Historically and theoretically, linear and zonal concepts have been axiomatic to our understanding of borders and borderlands. This binary pair of notions has been mobilized in conjunction with other geopolitical notions through pairs such as state/empire, edge/margin, indexical/non-indexical borders. This panel challenges this binary understanding of borders/borderlands by taking ‘buffer zones’ seriously as a geopolitical concept. In particular, we suggest our panelists might focus on the notion of buffer zones in the following three instantiations. First, buffer zones bring in a temporal dimension to our understanding of border space, thereby highlighting a historical and dynamic dimension in border studies which tends to revolve around the axiom of line/zone pair, in a near-static way. As used in information technology, ‘buffering’ indexes control in the speed of flow within a given time period; such usage in a geopolitical context suggests a suspension of certain temporal situations such as conflicts and wars. This temporal and processual aspect of buffer zones further guides us to understand border spaces in relational terms, considering their liminal aspects in relation to linear and zonal concepts of the borderland. In this sense, the liminality of buffer zones might equip scholars with more sophisticated conceptual tools to apprehend conventional border spaces and border lines. Finally, this panel pays attention to its spatial potentiality to be transformed into something. This spatial capacity will invite us to imagine border spaces not as fixed geographical entities but as in-between spaces continually subject to transformation into other kinds of spaces.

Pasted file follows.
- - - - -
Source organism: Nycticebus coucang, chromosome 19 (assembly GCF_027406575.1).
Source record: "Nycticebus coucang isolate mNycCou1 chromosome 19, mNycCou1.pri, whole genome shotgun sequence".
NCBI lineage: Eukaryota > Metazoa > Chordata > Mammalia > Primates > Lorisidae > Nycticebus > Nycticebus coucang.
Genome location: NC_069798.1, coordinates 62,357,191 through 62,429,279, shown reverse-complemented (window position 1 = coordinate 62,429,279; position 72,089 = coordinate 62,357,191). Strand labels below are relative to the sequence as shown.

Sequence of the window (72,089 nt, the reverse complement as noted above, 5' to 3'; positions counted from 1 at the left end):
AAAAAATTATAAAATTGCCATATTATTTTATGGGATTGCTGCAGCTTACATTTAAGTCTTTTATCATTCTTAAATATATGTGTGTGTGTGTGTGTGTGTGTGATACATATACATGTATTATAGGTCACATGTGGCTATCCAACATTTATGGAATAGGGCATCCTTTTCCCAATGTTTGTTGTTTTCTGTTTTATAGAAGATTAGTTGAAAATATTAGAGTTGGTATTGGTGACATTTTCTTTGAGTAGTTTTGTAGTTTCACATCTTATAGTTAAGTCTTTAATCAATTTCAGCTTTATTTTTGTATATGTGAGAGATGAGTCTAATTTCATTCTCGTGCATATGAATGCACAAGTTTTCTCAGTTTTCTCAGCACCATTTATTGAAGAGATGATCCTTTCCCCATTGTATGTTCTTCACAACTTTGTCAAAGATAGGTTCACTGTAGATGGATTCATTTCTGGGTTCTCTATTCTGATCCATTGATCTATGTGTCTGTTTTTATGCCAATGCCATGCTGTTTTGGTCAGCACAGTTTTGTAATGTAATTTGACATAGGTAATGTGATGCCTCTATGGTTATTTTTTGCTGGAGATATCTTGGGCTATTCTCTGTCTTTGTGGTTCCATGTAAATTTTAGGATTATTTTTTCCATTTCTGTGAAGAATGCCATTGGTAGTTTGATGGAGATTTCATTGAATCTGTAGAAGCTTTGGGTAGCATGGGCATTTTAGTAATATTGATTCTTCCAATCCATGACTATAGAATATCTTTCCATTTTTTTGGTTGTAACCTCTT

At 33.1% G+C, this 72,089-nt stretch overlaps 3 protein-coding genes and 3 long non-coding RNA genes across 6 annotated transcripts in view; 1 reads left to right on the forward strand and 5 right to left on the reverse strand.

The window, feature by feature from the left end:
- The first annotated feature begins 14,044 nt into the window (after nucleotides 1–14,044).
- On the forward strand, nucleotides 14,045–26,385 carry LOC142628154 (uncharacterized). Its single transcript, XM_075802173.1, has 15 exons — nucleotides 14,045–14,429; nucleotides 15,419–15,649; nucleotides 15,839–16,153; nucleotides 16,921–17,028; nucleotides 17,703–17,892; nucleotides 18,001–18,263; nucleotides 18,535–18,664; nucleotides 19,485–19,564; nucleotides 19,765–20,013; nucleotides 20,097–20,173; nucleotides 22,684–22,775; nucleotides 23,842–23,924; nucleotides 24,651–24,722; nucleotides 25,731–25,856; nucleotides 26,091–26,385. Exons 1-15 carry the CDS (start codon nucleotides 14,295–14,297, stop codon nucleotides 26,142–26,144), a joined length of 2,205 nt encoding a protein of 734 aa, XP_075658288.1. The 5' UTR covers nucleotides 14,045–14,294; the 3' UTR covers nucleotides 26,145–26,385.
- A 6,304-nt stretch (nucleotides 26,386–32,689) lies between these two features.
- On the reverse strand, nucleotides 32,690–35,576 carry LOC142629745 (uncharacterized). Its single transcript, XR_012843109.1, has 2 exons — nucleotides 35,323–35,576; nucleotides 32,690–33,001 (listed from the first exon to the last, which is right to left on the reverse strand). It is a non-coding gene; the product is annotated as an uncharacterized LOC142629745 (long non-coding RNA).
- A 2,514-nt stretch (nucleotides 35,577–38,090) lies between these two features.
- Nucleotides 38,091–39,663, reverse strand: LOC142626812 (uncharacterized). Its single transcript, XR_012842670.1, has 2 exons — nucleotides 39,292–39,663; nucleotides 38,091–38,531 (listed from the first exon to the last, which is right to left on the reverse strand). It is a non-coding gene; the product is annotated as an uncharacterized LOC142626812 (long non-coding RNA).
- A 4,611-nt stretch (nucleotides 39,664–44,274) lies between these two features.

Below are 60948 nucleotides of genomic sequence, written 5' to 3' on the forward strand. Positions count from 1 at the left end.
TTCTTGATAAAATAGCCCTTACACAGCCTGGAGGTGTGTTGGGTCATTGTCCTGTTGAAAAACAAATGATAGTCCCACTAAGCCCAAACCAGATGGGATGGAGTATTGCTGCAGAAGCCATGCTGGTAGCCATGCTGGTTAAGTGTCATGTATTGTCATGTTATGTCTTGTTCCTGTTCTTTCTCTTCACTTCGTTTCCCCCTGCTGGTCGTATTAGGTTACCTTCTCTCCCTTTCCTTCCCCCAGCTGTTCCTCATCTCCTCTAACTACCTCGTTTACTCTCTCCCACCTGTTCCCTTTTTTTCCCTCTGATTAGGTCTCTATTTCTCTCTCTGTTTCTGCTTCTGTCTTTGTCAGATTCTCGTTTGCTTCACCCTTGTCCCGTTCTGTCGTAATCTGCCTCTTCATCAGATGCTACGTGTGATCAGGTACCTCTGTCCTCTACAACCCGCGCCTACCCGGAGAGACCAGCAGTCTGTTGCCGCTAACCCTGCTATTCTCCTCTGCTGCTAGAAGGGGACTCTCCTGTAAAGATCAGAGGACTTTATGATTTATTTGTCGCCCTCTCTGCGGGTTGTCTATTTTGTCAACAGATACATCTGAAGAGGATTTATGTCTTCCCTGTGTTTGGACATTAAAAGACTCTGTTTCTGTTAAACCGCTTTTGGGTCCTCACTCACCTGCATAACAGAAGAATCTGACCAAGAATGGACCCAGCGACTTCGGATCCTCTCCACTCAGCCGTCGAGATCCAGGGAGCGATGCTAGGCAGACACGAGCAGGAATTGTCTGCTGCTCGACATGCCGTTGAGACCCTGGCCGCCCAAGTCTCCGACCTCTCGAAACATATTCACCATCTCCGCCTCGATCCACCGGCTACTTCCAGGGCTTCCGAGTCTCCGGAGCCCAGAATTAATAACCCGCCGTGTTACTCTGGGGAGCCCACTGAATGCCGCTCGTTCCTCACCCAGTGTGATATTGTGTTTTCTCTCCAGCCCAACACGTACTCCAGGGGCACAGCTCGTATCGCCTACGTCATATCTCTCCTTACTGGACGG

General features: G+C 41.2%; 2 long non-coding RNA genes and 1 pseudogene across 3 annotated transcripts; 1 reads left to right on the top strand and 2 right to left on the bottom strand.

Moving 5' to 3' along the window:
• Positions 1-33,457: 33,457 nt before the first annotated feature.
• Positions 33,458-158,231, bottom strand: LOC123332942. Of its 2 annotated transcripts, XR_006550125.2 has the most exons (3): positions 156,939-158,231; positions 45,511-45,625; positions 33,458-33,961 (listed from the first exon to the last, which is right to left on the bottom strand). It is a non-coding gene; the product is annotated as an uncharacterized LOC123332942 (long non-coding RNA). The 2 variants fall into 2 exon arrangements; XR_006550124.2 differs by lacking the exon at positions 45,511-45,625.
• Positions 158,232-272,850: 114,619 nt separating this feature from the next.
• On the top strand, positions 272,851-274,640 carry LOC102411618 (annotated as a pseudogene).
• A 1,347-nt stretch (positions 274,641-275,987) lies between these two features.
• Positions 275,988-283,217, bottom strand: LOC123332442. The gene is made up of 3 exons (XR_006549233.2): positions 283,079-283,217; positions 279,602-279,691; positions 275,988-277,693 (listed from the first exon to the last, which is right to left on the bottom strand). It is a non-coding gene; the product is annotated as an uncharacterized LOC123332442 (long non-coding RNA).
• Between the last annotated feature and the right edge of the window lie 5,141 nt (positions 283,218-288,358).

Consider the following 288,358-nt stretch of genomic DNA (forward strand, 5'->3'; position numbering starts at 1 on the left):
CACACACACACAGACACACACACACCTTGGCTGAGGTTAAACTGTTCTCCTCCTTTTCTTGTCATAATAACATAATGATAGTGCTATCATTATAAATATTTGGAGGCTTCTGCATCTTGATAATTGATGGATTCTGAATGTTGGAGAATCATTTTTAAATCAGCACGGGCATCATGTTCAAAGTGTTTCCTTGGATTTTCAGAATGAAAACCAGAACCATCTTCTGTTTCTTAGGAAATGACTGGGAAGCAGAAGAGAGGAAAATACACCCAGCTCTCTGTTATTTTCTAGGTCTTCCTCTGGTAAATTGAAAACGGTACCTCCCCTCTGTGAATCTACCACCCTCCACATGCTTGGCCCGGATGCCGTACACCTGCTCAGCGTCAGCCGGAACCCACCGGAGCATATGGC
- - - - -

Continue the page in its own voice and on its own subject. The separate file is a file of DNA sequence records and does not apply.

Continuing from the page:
|Presenter||Franck Bille*, University of California - Berkeley, Auratic Geopolitics: On Backyards and Concorporeality||15||9:55 AM|
|Presenter||Nianshen Song*, University of Maryland, Baltimore County, Whose Buffer, Against Whom: Rethinking the Qing-Korean Border River Region||15||10:10 AM|
|Presenter||Hyun-Gwi Park*, Chung-Ang University, Riparian Buffer Zones in Post-Cold War Geopolitics||15||10:25 AM|
|Presenter||Lisa Sang Mi Min*, UC Berkeley, Department of anthropology, Buffer Zones and the Disappearing DMZ||15||10:40 AM|
|Presenter||Natalia Ryzhova*, Palacky University in Olomouc, Playing with barriers: way of life in restricted access border zones in post-Soviet Russia||15||10:55 AM|
|Discussant||Gerard Toal Virginia Tech||20||11:10 AM|
To access contact information login